May 21, 1999

Bold move pays off for Nursing graduates

Bold move pays off for Nursing graduates


Colleen Conway-Welch, Ph.D. (right), dean of the School of Nursing, presented Clare Thomson-Smith with the Founders Medal at commencement. (photo by Donna Jones Bailey)


Cristi Campbell and her nine-month-old daughter, Kaylin, at last week's graduation. (photo by Doug Campbell)

In 1995 Cristi and Rich Campbell made a bold move. They quit their jobs, sold their house and moved from Missouri to Nashville.

Neither had a job. But the pair had a plan.

"The ultimate goal was getting done with school," recalls Cristi. "I was accepted to Vanderbilt for the fall of '96. Although I knew it was unlikely that a spot would open up, I asked to be placed on the waiting list for the fall of '95."

The couple met while attending Missouri Western State College and graduated in 1991. He worked in occupational health, while she received her master's at the University of Missouri in 1993. They married later that year and she began her job as a psychiatric social worker.

"I meant to become a nurse the first time around," Cristi admits. "I enjoyed social work too, but I just got sidetracked. I knew I'd go back. It was just a matter of when."

Once she was accepted to Vanderbilt there was little discussion. They packed up and moved south. They eventually found jobs in their respective fields while waiting for Cristi to start school.

In the meantime, Cristi heard about a new program designed for occupational health nurse practitioners during an orientation session. It just didn't get any better, she thought.

Rich also wanted to return to graduate school, but wasn't sure what path to take. He had applied to several schools, which would mean a temporary separation for the couple.

"I wanted to go into occupational health and do workers' compensation," Rich said. "Everything was really working out. It was sort of eerie.

"Normally things just don't work out like this," he said. "We felt that we could be successful and we set our minds to it. It was an opportunity."

Cristi agrees:

"It was scary, especially with no immediate jobs. But the entire experience was a good one."

Although the couple completed their coursework last August, they returned to campus during graduation ceremonies last Friday. Rich carried the Vanderbilt School of Nursing banner during the procession.

"We could not have planned all of this any better," Cristi said. "As August 1998 graduates the school has a special ceremony for us – a pinning ceremony. Ten days later our daughter Kaylin was born. We had a goal and didn't waste any time with our plans."

The pair was enrolled in the Bridge Program, which allowed them to complete their master's in Nursing degrees in a two-year period. Going to school together made the challenge a little easier.

"The first year we had all of our classes together," Cristi said. "The second year we had a few of the same classes. Because we had fewer distractions and since we were going in the same direction it was not bad."

Cristi now works part-time as a family nurse practitioner in a family planning clinic. Rich works at a medical clinic specializing in urgent care and occupational health.

The Missouri couple joined 217 nursing school graduates during commencement services on Alumni Lawn where the university-wide ceremony was held. They then proceeded to the Stadium Club, where the group received their M.S.N diplomas and academic hoods from Colleen Conway-Welch, Ph.D., Dean of the School of Nursing.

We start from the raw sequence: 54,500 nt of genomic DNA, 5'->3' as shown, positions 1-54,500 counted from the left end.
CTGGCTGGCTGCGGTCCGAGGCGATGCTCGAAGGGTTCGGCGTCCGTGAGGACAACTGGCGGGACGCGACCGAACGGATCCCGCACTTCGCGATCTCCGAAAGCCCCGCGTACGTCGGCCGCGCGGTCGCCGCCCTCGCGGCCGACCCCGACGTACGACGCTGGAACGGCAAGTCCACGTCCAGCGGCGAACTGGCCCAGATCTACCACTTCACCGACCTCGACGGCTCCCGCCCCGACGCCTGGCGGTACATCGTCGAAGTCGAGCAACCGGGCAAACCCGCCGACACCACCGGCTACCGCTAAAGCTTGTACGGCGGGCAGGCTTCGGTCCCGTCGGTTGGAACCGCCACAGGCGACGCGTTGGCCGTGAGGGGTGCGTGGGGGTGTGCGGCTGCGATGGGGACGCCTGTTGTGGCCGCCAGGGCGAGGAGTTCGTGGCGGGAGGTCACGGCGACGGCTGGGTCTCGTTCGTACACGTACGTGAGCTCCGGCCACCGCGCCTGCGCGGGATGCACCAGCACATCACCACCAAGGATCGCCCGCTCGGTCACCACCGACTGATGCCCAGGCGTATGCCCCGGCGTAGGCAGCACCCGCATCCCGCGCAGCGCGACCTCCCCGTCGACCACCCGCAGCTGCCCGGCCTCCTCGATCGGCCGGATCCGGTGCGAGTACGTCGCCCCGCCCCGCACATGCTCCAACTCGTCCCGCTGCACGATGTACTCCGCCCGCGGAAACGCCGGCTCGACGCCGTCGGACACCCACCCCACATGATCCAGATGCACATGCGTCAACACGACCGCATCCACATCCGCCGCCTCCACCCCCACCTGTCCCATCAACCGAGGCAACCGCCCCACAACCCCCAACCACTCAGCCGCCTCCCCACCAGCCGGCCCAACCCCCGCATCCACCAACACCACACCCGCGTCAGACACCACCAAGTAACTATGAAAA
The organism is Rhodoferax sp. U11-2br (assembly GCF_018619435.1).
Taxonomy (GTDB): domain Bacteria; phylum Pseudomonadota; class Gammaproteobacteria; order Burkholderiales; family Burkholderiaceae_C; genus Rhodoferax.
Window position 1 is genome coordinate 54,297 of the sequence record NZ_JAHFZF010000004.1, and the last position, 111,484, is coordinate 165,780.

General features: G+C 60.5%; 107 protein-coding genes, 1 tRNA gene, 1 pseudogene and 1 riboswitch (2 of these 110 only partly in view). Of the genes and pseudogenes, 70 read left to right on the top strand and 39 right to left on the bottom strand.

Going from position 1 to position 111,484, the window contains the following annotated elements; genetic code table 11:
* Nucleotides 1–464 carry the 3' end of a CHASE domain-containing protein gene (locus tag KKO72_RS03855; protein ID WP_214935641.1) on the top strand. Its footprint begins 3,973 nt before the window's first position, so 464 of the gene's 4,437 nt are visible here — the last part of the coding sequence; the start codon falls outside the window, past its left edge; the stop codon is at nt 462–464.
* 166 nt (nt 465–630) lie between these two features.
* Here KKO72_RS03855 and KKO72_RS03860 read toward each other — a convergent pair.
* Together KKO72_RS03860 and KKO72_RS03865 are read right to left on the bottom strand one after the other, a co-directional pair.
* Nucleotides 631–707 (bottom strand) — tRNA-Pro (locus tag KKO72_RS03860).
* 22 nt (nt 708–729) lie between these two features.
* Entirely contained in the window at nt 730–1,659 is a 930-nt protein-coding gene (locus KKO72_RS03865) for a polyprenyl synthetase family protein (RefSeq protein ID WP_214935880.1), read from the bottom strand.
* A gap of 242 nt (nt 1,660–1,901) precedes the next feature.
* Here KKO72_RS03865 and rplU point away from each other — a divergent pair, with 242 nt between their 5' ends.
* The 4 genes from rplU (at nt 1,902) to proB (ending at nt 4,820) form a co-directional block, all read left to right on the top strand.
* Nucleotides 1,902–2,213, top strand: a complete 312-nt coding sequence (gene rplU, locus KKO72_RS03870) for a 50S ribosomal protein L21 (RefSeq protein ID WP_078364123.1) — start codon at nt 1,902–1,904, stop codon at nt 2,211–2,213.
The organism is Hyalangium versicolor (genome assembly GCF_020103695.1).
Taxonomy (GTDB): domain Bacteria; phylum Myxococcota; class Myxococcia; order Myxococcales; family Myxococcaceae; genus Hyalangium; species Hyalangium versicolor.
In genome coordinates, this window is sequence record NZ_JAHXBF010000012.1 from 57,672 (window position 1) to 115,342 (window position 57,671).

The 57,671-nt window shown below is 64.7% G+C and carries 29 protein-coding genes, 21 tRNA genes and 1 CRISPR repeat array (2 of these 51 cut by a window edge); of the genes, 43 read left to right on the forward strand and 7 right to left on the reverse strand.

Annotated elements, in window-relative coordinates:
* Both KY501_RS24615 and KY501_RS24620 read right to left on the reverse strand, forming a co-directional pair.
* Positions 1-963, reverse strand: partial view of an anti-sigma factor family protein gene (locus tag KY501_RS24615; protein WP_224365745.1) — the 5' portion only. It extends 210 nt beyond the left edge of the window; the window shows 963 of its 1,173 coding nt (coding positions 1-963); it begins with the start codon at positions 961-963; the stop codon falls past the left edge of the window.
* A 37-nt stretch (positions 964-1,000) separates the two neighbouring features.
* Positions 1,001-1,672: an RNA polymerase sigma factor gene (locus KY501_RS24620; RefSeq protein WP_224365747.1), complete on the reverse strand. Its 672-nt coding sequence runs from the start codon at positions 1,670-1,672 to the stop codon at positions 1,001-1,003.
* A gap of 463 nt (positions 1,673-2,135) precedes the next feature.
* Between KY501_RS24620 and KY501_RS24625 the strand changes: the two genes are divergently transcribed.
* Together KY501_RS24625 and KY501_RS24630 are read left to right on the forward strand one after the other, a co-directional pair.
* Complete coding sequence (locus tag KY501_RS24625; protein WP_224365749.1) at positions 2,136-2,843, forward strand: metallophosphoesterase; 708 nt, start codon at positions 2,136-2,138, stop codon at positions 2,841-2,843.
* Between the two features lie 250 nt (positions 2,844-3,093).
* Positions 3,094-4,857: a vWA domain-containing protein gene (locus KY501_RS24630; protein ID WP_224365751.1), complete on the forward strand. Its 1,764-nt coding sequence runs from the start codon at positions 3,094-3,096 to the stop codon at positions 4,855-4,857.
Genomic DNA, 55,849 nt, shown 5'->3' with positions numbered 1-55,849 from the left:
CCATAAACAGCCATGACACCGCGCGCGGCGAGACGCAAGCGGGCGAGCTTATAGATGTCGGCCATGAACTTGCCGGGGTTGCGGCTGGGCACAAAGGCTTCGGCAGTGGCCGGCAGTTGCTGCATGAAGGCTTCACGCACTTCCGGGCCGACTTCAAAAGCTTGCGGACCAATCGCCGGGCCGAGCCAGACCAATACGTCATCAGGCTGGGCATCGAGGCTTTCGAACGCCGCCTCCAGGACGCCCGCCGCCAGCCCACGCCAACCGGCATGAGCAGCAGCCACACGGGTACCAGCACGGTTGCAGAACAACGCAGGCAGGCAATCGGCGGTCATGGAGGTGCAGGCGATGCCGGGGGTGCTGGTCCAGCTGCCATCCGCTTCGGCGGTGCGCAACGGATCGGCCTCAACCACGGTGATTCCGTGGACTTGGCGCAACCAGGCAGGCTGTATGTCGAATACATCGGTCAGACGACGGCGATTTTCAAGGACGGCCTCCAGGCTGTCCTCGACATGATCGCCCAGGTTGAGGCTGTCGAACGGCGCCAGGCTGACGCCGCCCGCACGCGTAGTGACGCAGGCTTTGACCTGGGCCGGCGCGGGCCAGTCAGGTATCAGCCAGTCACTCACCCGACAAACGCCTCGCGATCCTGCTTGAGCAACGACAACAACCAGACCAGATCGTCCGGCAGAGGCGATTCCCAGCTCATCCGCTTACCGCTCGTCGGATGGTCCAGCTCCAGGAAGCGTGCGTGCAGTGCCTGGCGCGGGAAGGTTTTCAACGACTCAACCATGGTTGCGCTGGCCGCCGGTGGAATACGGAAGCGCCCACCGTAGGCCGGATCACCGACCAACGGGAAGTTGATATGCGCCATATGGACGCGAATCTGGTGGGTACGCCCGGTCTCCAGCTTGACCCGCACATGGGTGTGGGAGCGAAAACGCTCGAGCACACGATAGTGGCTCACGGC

The breakdown of degrees is as follows: 38 Acute Care Nurse Practitioners; 75 Family Nurse Practitioners; 14 Gerontological Nurse Practitioners; 10 Health Systems Management; 14 Neonatal Nurse Practitioners; 9 Nurse Midwifery; 4 Occupational Health/Adult Nurse Practitioners; 10 Psychiatric Mental Health Nurse Practitioners; 5 Pediatric Nurse Practitioners and 40 Women's Health Nurse Practitioners.

Of this group, two have double majors.

One of those graduating with a degree in Nurse Midwifery was Margaret McKinney. Although she was raised on The Farm in Summertown, Tenn., McKinney said growing up there did not influence her career choice.

She received her B.S.N. from the University of Tennessee Chattanooga in 1997, but while she was in school, she came to a crossroads.

"I was in nursing school and couldn't see myself being a nurse," she recalls. "I thought that I had made the wrong career choice. After I saw the first birth, I completely fell in love with it. I went back the following summer, but I still didn't know nurse midwifery was what I was going to do."

In 1997, she came to Vanderbilt and chose to become a certified nurse midwife.

"I was really proud of the nursing heritage and wanted to get a nurse midwifery degree so that I would have options to practice in various settings," she said.

"I was raised in a community where midwifery was part of the culture. I never had the concept that births were high risk or needed a hospital for deliveries. I think that background helped me trust in the natural process, but my nursing degree taught me how to provide care and how to determine the appropriate use of intervention when necessary."

She passed the boards in February and recently accepted a position as a graduate nurse midwife intern with the faculty nurse midwife practice at Vanderbilt, a division of University Community Health Services Inc.

The group received a grant from the Kellogg Foundation to open a free-standing birthing center. It will be the first of a statewide network of birthing centers in Tennessee. The East End Women's Health and Birthing Center will open this fall at the corner of North 10th and Russell Street.

"During a birth, it takes all my mental, physical and spiritual strength," McKinney said. "It takes all of me and challenges all of what I am. The celebration of birth is a life changing moment and I am a part of that."